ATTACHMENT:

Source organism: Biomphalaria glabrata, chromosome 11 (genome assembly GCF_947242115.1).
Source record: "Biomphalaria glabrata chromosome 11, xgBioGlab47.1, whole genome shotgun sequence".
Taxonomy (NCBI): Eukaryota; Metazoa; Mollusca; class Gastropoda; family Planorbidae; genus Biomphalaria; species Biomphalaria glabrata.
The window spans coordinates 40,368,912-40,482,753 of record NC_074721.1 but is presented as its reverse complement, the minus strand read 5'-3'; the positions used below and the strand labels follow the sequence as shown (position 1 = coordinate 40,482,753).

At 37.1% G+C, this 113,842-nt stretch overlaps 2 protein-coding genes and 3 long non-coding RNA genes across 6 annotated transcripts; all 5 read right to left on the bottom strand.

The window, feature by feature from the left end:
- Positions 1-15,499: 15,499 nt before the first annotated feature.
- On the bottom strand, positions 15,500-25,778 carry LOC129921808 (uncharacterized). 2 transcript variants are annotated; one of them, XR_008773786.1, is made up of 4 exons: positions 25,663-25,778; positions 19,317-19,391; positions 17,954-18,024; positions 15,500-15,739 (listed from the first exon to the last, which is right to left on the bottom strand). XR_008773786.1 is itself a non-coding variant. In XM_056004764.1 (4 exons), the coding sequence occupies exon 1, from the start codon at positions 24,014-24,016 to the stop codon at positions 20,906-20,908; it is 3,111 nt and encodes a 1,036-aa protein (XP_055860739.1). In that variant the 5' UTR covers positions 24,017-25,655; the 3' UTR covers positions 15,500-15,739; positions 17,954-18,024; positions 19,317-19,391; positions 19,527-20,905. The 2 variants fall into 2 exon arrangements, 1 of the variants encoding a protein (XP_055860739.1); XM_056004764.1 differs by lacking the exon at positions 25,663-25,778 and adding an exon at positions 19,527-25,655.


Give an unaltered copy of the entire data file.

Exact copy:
Source organism: Biomphalaria glabrata, chromosome 11 (genome assembly GCF_947242115.1).
Source record: "Biomphalaria glabrata chromosome 11, xgBioGlab47.1, whole genome shotgun sequence".
Taxonomy (NCBI): Eukaryota; Metazoa; Mollusca; class Gastropoda; family Planorbidae; genus Biomphalaria; species Biomphalaria glabrata.
The window spans coordinates 40,368,912-40,482,753 of record NC_074721.1 but is presented as its reverse complement, the minus strand read 5'-3'; the positions used below and the strand labels follow the sequence as shown (position 1 = coordinate 40,482,753).

At 37.1% G+C, this 113,842-nt stretch overlaps 2 protein-coding genes and 3 long non-coding RNA genes across 6 annotated transcripts; all 5 read right to left on the bottom strand.

The window, feature by feature from the left end:
- Positions 1-15,499: 15,499 nt before the first annotated feature.
- On the bottom strand, positions 15,500-25,778 carry LOC129921808 (uncharacterized). 2 transcript variants are annotated; one of them, XR_008773786.1, is made up of 4 exons: positions 25,663-25,778; positions 19,317-19,391; positions 17,954-18,024; positions 15,500-15,739 (listed from the first exon to the last, which is right to left on the bottom strand). XR_008773786.1 is itself a non-coding variant. In XM_056004764.1 (4 exons), the coding sequence occupies exon 1, from the start codon at positions 24,014-24,016 to the stop codon at positions 20,906-20,908; it is 3,111 nt and encodes a 1,036-aa protein (XP_055860739.1). In that variant the 5' UTR covers positions 24,017-25,655; the 3' UTR covers positions 15,500-15,739; positions 17,954-18,024; positions 19,317-19,391; positions 19,527-20,905. The 2 variants fall into 2 exon arrangements, 1 of the variants encoding a protein (XP_055860739.1); XM_056004764.1 differs by lacking the exon at positions 25,663-25,778 and adding an exon at positions 19,527-25,655.